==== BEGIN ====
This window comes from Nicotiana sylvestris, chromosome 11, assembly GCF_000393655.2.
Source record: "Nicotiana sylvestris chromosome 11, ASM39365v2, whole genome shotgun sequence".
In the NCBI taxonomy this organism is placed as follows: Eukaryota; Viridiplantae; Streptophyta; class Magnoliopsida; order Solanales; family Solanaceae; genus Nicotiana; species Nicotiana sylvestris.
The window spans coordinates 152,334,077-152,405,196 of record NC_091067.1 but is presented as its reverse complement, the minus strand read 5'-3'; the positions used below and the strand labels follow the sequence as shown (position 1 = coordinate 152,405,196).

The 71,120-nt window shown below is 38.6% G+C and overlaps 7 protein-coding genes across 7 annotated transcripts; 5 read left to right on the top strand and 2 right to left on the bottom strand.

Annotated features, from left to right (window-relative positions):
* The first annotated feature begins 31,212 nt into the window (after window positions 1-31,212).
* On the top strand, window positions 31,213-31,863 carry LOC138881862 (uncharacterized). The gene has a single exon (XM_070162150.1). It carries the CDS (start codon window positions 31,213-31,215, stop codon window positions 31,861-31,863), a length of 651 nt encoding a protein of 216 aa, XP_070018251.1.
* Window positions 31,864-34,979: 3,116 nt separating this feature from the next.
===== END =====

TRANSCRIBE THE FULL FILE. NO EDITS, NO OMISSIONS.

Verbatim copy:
This window comes from Nicotiana sylvestris, chromosome 11, assembly GCF_000393655.2.
Source record: "Nicotiana sylvestris chromosome 11, ASM39365v2, whole genome shotgun sequence".
In the NCBI taxonomy this organism is placed as follows: Eukaryota; Viridiplantae; Streptophyta; class Magnoliopsida; order Solanales; family Solanaceae; genus Nicotiana; species Nicotiana sylvestris.
The window spans coordinates 152,334,077-152,405,196 of record NC_091067.1 but is presented as its reverse complement, the minus strand read 5'-3'; the positions used below and the strand labels follow the sequence as shown (position 1 = coordinate 152,405,196).

The 71,120-nt window shown below is 38.6% G+C and overlaps 7 protein-coding genes across 7 annotated transcripts; 5 read left to right on the top strand and 2 right to left on the bottom strand.

Annotated features, from left to right (window-relative positions):
* The first annotated feature begins 31,212 nt into the window (after window positions 1-31,212).
* On the top strand, window positions 31,213-31,863 carry LOC138881862 (uncharacterized). The gene has a single exon (XM_070162150.1). It carries the CDS (start codon window positions 31,213-31,215, stop codon window positions 31,861-31,863), a length of 651 nt encoding a protein of 216 aa, XP_070018251.1.
* Window positions 31,864-34,979: 3,116 nt separating this feature from the next.